But there are other sources of food. Alpha Dia, 32, has been in Calais for six months, and has built an impressive home for himself. He collected bits of discarded wood to make a frame, used plastic sheets to insulate it, and then made a roof that required 32 people to be lifted on to his new home. He’s also built himself a kitchen with a hob to fry the eggs he collects from two chickens he keeps in a little coop.
Like many of the migrants in the area, he has savings he has collected from working while travelling. He left his home country – which he refuses to name because he’s fearful that someone from the government will come after him – 10 years ago and has worked as a waiter in Greece, Turkey, and Paris. But after months of trying, he’s on the edge of giving up hope that he’ll ever get to the UK. “I’m going to stay here for a little while,” he says. “I don’t know how to get across.” Now he’s building a small shop where he says he’ll sell “everything”.
A hundred yards away, Mohammed Ibrahim, 33, is sleeping. Despite living in a tent and having no shelter from the searing heat, he’s taking part in Ramadan, the month when Muslims abstain from food and water between dawn and sunset. But he stirs when his friends call him – I need someone who speaks either English or French, and he fits the bill.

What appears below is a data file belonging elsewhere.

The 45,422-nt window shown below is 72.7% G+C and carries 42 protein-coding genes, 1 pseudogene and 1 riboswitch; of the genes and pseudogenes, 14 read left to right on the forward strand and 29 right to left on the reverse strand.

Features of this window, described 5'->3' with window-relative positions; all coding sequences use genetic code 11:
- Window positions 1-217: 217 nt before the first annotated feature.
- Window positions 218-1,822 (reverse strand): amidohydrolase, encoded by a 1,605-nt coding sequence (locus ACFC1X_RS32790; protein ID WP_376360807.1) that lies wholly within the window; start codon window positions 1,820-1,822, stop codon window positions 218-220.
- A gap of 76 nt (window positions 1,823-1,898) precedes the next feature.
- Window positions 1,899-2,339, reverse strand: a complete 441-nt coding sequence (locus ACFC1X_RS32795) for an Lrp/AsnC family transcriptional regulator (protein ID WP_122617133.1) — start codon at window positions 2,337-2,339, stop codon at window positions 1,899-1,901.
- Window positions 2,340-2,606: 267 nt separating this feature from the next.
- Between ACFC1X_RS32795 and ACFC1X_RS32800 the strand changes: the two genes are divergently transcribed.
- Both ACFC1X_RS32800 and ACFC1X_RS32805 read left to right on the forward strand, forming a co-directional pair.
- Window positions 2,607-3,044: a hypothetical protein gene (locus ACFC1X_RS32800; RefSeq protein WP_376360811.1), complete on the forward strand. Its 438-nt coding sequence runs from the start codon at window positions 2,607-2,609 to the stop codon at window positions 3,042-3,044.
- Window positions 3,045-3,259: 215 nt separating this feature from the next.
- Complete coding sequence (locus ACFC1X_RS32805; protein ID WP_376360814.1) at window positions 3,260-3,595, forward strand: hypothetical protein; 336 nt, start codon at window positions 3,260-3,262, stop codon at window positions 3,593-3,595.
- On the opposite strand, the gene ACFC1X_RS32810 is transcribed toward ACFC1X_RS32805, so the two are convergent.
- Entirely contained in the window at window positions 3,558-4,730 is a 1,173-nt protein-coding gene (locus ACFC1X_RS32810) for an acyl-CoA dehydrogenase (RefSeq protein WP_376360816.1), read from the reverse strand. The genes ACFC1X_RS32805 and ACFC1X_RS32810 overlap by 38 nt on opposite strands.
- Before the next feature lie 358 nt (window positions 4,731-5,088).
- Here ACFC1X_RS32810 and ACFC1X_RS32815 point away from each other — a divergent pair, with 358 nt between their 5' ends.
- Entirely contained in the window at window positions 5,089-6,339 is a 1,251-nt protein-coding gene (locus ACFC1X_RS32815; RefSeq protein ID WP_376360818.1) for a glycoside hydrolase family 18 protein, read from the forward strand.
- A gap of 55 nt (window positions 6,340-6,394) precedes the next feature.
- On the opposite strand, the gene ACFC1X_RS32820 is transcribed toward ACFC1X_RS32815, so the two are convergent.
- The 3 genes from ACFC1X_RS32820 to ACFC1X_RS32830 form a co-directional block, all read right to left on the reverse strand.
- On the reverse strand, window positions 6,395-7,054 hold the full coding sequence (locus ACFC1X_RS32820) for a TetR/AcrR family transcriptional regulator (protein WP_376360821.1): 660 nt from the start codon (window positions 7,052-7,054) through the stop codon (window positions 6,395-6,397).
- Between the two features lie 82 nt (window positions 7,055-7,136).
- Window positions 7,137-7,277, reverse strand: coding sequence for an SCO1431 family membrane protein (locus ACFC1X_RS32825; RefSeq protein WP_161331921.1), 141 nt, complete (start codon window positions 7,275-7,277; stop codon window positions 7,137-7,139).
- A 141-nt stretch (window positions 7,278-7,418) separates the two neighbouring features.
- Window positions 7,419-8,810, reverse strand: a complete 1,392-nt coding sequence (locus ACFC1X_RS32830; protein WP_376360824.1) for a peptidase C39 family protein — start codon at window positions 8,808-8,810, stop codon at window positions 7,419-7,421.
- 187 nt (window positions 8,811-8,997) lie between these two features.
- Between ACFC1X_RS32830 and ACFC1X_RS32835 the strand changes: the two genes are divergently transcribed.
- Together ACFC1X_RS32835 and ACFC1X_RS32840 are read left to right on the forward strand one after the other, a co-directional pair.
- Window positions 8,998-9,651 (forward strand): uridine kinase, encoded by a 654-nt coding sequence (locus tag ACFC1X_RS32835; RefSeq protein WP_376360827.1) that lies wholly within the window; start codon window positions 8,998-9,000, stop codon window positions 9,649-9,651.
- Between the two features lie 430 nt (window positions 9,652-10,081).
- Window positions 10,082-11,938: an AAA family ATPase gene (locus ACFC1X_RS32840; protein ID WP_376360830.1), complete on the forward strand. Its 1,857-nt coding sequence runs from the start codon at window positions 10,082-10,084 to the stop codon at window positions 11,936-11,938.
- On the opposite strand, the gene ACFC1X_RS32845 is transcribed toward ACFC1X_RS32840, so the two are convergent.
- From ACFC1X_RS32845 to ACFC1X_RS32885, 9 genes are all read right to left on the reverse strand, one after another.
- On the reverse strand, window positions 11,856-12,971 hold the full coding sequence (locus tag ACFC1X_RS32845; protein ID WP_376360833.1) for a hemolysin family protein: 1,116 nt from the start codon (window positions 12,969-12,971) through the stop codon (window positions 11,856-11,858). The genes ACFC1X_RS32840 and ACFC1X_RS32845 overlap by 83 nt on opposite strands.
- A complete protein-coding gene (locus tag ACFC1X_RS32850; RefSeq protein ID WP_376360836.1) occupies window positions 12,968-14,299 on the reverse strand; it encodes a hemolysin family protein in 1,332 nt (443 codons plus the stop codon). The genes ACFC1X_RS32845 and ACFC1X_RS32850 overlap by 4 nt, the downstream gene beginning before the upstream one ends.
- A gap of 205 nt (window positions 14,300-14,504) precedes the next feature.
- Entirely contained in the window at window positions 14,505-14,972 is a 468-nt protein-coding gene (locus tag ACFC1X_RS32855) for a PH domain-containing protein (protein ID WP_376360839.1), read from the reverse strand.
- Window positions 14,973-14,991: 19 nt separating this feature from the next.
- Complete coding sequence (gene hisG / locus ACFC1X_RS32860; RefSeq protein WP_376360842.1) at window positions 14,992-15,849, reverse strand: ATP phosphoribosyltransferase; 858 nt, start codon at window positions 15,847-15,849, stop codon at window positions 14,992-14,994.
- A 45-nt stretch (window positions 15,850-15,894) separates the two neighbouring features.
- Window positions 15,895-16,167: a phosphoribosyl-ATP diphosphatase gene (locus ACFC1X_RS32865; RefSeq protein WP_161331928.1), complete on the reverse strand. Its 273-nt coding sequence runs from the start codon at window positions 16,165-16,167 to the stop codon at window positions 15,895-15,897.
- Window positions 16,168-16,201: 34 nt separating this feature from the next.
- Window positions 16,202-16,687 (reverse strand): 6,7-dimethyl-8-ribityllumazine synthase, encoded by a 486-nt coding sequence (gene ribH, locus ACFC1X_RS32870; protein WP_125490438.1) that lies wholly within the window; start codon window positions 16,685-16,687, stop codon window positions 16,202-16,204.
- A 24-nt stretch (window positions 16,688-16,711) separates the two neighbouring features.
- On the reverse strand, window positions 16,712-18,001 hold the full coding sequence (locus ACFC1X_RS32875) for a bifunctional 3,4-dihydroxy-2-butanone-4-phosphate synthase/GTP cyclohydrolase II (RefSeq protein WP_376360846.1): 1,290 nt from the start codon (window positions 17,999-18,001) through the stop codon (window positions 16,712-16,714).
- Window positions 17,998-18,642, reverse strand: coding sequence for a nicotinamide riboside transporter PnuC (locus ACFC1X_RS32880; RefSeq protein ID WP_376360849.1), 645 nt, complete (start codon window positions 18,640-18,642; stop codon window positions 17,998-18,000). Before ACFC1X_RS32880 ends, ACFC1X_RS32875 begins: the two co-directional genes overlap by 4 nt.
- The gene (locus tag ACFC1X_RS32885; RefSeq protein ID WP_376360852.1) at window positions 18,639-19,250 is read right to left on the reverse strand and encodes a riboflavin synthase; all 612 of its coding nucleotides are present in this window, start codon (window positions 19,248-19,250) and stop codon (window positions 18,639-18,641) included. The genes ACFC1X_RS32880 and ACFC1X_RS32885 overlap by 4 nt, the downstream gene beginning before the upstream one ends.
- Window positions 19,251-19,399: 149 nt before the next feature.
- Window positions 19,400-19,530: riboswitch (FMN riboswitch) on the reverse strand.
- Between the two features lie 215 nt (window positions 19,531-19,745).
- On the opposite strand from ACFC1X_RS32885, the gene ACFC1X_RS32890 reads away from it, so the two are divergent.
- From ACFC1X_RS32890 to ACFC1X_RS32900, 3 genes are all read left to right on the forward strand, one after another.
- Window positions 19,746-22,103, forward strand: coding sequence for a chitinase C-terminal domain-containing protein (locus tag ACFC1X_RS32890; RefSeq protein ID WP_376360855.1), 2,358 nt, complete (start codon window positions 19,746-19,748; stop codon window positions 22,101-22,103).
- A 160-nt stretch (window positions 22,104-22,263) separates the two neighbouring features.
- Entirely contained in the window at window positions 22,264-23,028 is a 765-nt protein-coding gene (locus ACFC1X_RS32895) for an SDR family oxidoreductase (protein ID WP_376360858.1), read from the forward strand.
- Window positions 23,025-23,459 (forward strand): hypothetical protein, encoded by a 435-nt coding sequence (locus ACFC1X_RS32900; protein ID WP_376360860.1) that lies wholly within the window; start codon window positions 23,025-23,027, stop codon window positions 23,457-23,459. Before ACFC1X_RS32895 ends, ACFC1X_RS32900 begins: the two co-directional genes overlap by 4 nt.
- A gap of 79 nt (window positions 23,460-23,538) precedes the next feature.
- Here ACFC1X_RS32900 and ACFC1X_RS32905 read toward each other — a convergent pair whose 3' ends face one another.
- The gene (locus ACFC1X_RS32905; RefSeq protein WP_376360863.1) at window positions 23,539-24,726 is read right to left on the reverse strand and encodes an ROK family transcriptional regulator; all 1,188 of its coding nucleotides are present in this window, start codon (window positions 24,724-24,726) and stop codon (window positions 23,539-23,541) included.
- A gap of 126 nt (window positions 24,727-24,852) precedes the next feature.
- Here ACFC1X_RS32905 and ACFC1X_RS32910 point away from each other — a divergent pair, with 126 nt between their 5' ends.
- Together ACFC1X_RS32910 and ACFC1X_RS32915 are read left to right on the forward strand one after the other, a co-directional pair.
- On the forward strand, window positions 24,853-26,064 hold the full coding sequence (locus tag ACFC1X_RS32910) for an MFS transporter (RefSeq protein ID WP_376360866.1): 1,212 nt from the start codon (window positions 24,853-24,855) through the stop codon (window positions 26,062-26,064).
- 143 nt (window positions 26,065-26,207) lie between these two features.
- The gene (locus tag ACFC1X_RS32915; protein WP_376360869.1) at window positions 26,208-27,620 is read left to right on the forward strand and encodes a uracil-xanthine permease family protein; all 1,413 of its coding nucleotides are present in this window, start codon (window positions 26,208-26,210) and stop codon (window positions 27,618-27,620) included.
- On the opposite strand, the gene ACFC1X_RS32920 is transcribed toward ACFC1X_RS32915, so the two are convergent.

This part of the jungle is where the Sudanese migrants live, he tells me in English. Further up are the Eritreans, and then even further along are the Afghans – two groups Alpha claims often get into fights because of cultural differences. As we walk around, there are barely any women, although many are in the Jules Ferry centre. Some do walk past, mostly accompanied by at least one male companion, but none appear to speak English.
Mohammed shows me around the camp. “This is Ali Muhammed,” he tells me. Ali left Sudan when he was shot twice by the militia and was then tortured in Libya, he says. Mohammed gestures at another man who looks to be in his early twenties. “This is Hussein,” he says. Hussein was caught at the border and claims he was dropped so far away that it took him two days to walk back.